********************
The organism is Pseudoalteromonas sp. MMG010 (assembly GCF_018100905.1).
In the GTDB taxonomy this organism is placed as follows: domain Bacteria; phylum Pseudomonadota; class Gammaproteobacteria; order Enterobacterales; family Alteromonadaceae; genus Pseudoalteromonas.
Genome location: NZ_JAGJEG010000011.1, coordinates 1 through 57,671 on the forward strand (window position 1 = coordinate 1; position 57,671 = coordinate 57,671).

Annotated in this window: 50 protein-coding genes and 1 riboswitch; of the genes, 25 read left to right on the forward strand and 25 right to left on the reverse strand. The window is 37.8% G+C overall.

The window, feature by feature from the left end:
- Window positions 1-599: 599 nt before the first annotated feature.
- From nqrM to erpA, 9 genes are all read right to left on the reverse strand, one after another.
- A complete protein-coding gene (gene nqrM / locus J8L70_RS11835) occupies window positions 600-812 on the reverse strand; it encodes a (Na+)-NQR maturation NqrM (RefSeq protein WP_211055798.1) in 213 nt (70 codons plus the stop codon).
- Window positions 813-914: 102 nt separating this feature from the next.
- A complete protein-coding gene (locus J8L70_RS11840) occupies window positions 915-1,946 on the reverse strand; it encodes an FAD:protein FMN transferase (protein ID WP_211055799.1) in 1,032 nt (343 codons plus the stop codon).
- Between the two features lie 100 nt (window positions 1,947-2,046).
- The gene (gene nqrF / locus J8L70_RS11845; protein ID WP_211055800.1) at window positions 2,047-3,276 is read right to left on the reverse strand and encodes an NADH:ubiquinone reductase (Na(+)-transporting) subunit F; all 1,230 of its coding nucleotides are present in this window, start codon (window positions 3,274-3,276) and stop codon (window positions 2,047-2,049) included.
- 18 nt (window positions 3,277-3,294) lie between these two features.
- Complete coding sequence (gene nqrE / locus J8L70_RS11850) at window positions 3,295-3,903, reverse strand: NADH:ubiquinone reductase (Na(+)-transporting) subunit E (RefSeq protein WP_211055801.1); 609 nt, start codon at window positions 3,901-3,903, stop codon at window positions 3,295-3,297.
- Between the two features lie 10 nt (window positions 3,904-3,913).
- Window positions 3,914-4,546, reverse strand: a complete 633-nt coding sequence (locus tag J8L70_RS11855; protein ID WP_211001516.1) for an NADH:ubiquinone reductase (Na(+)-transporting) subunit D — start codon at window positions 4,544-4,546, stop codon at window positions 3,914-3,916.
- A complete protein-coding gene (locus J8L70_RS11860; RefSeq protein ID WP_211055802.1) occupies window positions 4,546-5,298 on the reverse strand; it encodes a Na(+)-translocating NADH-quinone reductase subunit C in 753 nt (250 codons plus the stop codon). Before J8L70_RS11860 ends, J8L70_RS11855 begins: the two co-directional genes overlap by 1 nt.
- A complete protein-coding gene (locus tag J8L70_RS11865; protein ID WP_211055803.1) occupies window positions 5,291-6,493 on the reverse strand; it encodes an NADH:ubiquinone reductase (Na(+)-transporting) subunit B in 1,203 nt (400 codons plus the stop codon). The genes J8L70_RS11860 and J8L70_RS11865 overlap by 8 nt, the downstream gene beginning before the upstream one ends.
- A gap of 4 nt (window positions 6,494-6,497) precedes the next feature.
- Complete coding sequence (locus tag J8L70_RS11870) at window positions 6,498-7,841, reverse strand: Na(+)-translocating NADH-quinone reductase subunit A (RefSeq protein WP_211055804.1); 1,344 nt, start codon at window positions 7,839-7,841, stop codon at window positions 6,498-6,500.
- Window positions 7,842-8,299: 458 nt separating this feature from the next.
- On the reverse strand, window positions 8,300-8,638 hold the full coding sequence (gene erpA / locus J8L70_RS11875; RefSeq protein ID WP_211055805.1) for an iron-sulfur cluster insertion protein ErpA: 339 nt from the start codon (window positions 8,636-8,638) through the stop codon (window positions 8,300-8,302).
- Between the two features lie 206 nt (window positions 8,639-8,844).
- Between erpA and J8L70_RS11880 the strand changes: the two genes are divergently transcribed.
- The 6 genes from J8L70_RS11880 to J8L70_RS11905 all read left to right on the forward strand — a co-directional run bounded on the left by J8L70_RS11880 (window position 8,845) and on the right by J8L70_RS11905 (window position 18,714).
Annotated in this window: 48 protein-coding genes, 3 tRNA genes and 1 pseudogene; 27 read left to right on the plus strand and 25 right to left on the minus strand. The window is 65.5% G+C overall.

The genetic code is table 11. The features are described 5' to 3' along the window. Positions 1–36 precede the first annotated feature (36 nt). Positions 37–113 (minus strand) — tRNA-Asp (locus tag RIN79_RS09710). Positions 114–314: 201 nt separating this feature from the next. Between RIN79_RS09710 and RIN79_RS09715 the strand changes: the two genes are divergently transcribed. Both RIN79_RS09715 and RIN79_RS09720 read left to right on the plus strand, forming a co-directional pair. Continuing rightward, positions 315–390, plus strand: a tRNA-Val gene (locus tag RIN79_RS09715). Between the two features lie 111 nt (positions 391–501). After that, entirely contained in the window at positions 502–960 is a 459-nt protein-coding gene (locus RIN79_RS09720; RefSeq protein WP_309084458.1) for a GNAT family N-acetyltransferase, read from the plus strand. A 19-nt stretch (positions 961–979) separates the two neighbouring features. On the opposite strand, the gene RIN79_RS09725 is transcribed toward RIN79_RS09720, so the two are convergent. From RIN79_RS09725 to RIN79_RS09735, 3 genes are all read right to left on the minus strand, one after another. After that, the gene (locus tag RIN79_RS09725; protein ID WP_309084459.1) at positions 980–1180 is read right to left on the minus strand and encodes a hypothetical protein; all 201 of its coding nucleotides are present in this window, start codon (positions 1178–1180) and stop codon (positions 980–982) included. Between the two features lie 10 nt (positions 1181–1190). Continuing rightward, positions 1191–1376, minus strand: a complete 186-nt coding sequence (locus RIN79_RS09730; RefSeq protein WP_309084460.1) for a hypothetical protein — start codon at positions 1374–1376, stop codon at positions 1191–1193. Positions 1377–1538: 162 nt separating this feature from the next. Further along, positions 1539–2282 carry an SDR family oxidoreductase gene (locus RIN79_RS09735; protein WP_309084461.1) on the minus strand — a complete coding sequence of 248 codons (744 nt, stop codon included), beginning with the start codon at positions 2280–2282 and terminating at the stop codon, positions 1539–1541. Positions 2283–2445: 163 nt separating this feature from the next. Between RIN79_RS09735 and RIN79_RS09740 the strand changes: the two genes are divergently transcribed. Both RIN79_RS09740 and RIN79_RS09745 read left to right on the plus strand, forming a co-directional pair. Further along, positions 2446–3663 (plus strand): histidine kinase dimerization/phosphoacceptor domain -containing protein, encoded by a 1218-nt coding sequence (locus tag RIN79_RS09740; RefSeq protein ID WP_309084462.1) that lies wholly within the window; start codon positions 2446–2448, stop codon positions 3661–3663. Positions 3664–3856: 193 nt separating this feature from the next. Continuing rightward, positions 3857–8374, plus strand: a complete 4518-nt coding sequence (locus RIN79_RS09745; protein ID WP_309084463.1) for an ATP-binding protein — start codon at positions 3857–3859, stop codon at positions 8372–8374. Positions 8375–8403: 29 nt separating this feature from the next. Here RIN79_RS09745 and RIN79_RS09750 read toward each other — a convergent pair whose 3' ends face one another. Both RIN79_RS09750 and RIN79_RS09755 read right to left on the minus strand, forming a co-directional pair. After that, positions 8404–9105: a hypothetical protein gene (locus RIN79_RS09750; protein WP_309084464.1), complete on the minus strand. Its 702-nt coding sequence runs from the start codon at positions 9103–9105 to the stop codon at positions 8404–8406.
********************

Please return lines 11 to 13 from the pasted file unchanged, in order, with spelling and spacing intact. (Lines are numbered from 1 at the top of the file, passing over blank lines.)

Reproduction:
- Between the two features lie 100 nt (window positions 1,947-2,046).
- The gene (gene nqrF / locus J8L70_RS11845; protein ID WP_211055800.1) at window positions 2,047-3,276 is read right to left on the reverse strand and encodes an NADH:ubiquinone reductase (Na(+)-transporting) subunit F; all 1,230 of its coding nucleotides are present in this window, start codon (window positions 3,274-3,276) and stop codon (window positions 2,047-2,049) included.
- 18 nt (window positions 3,277-3,294) lie between these two features.